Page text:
Don Cherry: Remembrance
Don Cherry (trumpet)
Live At Café Montmartre 1966 Vol. 3 (ESP 4051)
Karl Berger (vibes), Bo Stief (bass), Aldo Romano (drums).
Composed by Don Cherry.
Recorded: live at Café Montmartre, Copenhagen, Denmark, March 3, 1966
Rating: 90/100 (learn more)
Fresh off historic stints with Ornette Coleman and Albert Ayler, Don Cherry in 1965 forged his own brand of avant-garde jazz that stitched together disparate songs or fragments into sidelong suites. Cherry followed that formula for his debut album, Complete Communion, and soon afterwards assembled an internationally populated band, touring Europe in support of the album.
The discrete ideas in "Remembrance" aren't so revolutionary on their own, but how the players, on Cherry's slightest cue, stretch out within each idea and swiftly transition to the next is amazing. At one point, Cherry out of nowhere states the first few notes of "One Bass Hit," and the band instinctively launches into a straight version of it for three minutes before moving on to the next concept.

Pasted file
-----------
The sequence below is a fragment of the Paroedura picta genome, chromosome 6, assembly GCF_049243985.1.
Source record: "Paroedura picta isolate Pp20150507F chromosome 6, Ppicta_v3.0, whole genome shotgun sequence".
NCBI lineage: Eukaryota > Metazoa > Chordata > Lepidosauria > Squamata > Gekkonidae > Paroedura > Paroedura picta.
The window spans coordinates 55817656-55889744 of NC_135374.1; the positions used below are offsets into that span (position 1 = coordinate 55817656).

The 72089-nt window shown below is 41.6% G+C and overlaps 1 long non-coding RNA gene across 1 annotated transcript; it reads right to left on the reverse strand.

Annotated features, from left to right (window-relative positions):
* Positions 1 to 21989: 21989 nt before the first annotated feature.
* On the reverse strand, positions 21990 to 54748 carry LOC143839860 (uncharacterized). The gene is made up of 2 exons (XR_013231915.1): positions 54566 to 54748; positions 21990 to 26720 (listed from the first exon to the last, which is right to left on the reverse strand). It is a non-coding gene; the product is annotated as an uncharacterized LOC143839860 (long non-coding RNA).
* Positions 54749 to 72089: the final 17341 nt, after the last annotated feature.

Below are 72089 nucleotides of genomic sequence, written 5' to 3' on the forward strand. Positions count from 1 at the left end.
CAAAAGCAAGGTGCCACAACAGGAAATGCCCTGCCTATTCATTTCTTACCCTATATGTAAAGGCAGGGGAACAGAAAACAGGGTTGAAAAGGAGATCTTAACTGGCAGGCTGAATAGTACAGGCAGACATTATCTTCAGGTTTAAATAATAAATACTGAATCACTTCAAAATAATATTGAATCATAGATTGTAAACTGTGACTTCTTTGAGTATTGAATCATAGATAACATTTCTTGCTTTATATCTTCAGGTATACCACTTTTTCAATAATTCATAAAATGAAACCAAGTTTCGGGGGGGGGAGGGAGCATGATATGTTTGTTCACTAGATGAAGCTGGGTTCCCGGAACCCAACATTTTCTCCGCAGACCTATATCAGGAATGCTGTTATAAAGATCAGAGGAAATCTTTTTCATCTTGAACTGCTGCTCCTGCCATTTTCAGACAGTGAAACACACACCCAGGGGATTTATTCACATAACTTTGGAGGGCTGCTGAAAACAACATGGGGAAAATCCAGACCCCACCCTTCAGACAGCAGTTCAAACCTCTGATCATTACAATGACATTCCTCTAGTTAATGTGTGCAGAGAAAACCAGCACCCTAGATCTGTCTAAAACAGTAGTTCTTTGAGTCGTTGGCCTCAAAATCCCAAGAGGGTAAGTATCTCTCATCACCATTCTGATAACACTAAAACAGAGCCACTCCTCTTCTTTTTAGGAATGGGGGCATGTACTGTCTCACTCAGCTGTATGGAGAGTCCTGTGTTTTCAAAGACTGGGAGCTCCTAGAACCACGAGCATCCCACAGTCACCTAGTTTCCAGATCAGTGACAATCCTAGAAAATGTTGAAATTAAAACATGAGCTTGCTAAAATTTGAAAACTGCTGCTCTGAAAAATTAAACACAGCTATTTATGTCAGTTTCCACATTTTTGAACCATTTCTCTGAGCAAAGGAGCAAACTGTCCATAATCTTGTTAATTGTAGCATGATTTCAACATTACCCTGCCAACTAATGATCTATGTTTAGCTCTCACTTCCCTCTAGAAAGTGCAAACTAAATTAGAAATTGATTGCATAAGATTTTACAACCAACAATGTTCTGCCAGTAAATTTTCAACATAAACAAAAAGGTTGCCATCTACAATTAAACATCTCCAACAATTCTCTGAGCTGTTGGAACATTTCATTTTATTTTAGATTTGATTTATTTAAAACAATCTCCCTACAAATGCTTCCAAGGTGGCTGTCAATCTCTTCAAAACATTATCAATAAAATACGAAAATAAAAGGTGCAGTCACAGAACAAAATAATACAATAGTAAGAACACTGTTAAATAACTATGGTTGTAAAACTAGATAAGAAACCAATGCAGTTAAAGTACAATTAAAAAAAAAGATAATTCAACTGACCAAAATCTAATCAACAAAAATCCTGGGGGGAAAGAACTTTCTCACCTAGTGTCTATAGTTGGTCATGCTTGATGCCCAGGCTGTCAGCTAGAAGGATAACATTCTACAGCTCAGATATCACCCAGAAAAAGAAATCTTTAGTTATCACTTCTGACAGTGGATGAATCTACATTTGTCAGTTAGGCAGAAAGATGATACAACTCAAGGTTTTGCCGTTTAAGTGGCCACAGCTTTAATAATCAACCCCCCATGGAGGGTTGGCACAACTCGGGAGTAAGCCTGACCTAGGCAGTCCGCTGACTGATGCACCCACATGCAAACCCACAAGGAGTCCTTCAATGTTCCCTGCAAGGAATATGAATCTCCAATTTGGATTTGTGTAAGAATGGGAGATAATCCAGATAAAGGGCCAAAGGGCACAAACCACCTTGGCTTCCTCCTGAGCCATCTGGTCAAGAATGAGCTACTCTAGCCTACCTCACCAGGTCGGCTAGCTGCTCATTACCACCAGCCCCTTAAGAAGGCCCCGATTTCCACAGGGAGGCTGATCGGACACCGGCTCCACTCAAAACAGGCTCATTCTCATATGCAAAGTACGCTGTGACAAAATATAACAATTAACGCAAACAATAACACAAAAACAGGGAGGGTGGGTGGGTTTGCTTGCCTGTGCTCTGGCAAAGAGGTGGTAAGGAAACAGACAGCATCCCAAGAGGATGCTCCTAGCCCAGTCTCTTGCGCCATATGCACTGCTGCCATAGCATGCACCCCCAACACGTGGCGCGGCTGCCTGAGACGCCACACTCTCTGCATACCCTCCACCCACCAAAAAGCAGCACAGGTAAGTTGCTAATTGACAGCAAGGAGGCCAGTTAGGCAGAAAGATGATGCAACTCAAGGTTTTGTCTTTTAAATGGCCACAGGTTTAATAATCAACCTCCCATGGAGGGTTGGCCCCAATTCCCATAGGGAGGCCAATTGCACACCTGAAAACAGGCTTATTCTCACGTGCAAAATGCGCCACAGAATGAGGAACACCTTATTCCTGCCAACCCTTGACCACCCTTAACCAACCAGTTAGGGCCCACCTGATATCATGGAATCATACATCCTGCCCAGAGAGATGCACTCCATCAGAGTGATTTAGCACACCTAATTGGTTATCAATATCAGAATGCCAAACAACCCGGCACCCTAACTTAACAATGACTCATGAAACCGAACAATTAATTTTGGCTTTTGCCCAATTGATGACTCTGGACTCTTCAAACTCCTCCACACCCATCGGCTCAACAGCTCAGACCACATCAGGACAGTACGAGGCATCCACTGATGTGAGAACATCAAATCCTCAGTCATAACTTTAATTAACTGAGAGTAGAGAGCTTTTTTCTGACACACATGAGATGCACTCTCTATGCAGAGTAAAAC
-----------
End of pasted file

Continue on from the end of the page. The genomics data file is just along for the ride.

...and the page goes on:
Like Miles Davis had done with Coltrane, Cherry sought out a saxophone foil to his trumpet with a style diametrically opposed to his own. He found one in the then-unknown fiery young tenorist from Argentina, Leandro "Gato" Barbieri. As Cherry took a linear approach to melody, Barbieri seemed to recognize the beat but little else, his husky squawk often climbing into the upper register. Cherry provided the soul, but Gato lit a kerosene-soaked bed of charcoal under the band.
The anything-goes spirit of "Remembrance" is a joyful result of contrasting personalities combining for the common purpose of making exciting, unpredictable music.
Reviewer: S. Victor Aaron